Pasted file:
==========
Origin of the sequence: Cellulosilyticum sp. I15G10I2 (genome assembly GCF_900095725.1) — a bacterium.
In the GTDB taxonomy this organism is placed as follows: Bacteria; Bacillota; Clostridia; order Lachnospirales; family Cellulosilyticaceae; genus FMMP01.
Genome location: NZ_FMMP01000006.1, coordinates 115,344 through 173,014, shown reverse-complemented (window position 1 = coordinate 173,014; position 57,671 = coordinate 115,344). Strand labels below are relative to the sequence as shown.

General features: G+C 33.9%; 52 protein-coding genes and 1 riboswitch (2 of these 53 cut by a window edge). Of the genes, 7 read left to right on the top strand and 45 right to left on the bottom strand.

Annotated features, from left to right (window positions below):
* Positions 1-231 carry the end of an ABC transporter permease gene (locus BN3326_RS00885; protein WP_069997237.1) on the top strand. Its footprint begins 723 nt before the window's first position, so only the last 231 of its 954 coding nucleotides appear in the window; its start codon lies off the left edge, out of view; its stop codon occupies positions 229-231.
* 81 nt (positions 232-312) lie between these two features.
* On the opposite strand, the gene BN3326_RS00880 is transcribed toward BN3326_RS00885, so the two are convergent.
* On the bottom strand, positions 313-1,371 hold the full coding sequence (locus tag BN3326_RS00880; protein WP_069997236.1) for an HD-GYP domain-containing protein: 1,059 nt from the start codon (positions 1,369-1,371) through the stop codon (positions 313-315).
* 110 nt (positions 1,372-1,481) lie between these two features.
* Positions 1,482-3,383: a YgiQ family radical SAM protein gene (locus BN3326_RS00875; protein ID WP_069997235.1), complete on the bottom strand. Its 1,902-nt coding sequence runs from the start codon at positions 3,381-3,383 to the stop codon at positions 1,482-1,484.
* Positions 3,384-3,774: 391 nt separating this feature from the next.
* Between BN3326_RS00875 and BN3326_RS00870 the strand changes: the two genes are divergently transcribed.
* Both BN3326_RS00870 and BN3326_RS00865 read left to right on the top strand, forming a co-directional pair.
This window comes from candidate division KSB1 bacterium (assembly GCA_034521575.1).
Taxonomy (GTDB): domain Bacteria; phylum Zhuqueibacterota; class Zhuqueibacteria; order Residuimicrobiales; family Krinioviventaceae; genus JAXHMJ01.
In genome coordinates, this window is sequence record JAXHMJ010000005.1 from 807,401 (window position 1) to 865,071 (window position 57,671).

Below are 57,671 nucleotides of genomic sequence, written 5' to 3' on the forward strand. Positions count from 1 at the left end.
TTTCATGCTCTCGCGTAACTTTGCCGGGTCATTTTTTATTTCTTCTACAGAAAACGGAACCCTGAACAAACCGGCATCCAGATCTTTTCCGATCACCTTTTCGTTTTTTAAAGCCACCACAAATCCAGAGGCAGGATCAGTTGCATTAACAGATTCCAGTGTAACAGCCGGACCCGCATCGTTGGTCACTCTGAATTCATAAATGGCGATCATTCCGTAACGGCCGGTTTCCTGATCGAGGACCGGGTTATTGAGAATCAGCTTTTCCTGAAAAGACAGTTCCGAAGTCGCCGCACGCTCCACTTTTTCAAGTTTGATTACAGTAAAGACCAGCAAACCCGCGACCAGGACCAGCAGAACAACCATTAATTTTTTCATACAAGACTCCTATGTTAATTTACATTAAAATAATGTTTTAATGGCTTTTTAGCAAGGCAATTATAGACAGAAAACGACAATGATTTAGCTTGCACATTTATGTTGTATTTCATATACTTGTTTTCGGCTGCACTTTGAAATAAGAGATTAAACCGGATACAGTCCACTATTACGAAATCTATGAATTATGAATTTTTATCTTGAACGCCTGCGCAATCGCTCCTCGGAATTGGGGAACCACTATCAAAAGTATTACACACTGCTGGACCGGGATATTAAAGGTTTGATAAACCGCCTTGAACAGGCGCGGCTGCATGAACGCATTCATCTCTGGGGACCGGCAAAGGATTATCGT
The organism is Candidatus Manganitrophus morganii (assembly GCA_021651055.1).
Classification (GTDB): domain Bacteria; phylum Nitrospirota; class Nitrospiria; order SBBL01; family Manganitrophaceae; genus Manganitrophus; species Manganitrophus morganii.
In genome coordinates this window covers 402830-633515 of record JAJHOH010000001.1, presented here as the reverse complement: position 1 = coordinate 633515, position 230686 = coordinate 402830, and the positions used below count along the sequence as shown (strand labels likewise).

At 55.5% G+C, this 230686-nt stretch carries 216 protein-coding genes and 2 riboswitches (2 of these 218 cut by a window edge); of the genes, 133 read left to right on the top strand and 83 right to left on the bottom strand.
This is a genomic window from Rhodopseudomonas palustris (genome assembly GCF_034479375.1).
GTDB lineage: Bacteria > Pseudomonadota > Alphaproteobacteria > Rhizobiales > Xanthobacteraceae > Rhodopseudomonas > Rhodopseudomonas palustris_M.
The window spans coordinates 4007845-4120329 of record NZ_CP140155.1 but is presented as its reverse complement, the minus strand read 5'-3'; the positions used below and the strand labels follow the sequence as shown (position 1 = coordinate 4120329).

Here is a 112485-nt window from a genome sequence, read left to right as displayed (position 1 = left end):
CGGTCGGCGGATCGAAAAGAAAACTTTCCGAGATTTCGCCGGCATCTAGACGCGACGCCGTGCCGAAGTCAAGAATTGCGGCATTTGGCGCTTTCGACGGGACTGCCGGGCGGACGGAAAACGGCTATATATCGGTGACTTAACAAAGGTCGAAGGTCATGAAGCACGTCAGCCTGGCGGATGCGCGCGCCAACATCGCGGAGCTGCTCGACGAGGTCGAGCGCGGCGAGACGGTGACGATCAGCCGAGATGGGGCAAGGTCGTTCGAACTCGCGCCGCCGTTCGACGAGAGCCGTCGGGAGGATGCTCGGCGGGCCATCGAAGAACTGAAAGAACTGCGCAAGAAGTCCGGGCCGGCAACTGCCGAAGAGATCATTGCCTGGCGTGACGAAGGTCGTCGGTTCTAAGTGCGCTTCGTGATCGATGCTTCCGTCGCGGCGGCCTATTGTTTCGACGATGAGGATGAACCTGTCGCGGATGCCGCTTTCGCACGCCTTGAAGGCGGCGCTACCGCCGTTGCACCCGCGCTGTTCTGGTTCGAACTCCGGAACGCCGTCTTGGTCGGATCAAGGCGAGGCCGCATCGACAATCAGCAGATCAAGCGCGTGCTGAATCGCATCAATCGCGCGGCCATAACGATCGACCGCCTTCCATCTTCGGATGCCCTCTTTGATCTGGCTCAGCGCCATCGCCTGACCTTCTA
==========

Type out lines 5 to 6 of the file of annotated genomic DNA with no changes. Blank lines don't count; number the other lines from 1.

Annotated features, from left to right (window positions below):
* Positions 1-231 carry the end of an ABC transporter permease gene (locus BN3326_RS00885; protein WP_069997237.1) on the top strand. Its footprint begins 723 nt before the window's first position, so only the last 231 of its 954 coding nucleotides appear in the window; its start codon lies off the left edge, out of view; its stop codon occupies positions 229-231.